Sadly, Delhi’s Pollution Crisis Seems To Have Disappeared

This year as Delhi’s pollution crisis reached a new high, Chief Minister Arvind Kejriwal announced a list of emergency measures to tackle the crisis. Enforcing emergency measures is merely a band-aid solution to what actually requires a surgery and that too, a major one. It may have momentarily addressed the issue but there needs to be a more permanent and concrete solution. After all for how many days can you shut down constructions, demolitions, power plants and diesel generators? For how many days can you shut schools or lock yourself indoors?

In spite of a week of implementation of emergency measures, pollution levels are nearly 17 times higher than WHO guidelines, as recorded by IndiaSpend’s #Breathe sensors. One may argue that pollution levels have come down by nearly 50% since the measures were enforced. However that itself actually highlights the complexity of the problem; why has it come down by just 50%? Delhi’s geography, climatic conditions and growing urban population aren’t the only reasons of pollution. Brick kilns and industries located on the outskirts of the city and burning of crop residues in the neighbouring states also significantly contribute to the resultant smog.


 Source: #Breathe; Picture taken on Monday, November 13, 2016 at 8.30 am

Problems Delhi can’t solve

A study led by researchers at The University of Surrey explains that unlike Mumbai which is located along the coast, Delhi is locked by land on all sides. There is very little scope for the polluted air to be replaced by lesser polluted air. A drop in temperature, reducing wind speeds, change in direction of wind all further aggravate the pollution problem. And that is exactly what happened this year around Diwali. Wall Street Journal reported wind speed of 1.8 metres per second compared to 3.4 metres per second around the same time last year. Further reversal in wind direction, prevented the dispersal and allowed pollutants to accumulate in the atmosphere. There is nothing one can do about the topography or the weather, but there are things which can be sorted out. It would need time, patience and of course money.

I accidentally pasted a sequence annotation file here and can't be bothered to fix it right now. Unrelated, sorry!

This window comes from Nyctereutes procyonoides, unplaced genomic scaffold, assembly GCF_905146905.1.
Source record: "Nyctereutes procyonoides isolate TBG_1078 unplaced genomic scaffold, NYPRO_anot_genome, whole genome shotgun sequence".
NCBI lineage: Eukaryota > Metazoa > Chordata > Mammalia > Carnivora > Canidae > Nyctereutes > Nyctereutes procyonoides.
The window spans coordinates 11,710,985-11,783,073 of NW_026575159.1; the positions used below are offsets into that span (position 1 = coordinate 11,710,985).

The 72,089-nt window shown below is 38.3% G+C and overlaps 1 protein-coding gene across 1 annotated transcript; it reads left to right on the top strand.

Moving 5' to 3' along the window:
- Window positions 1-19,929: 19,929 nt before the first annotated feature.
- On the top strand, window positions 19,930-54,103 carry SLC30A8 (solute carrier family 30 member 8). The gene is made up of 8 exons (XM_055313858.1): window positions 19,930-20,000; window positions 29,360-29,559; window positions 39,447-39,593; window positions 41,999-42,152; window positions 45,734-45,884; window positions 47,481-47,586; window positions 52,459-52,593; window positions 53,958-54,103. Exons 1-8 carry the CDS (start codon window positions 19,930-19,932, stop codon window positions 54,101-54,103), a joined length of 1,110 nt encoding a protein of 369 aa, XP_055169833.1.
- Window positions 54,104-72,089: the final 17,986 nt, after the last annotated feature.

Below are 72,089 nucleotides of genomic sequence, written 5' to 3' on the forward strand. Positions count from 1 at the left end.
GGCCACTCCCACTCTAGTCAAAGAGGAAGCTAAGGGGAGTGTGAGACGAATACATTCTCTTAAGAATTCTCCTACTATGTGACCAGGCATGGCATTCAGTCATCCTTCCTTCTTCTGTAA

What would it cost to curb the pollution menace?

An IIT-Kanpur study suggests measures which if implemented will definitely improve the air quality to a great extent. But just how many are willing to pay the price? Are you ready to use public transport or replace your cars with electric/hybrid ones. Are you ready to plant trees? Are you ready to give up on crackers and make Diwali truly a festival of lights?

Are the hotels/restaurants ready to replace coal tandoors with electric ones? Are farmers in the neighbouring states ready to pay labourers to convert the crop residues into cattle feed/biogas/biochar? Are industries ready to reduce the sulphur content in industrial fuel?

Is the government ready to put in place an infrastructure to prevent burning of municipal solid waste? Is the government taking an initiative to build a wider and denser network of public transport? Is the government ready to spend on construction of better roads and vacuuming and spraying water on major roads? Will the government give farmers in the neighbouring states incentives or subsidies to prevent burning of crop residues?

There are many more questions that need an answer. However, ironically all these questions are hanging around just like the pollution in Delhi’s atmosphere. Cause right now everyone’s busy fighting another fight, a #FightAgainstCorruption and #BlackMoney.


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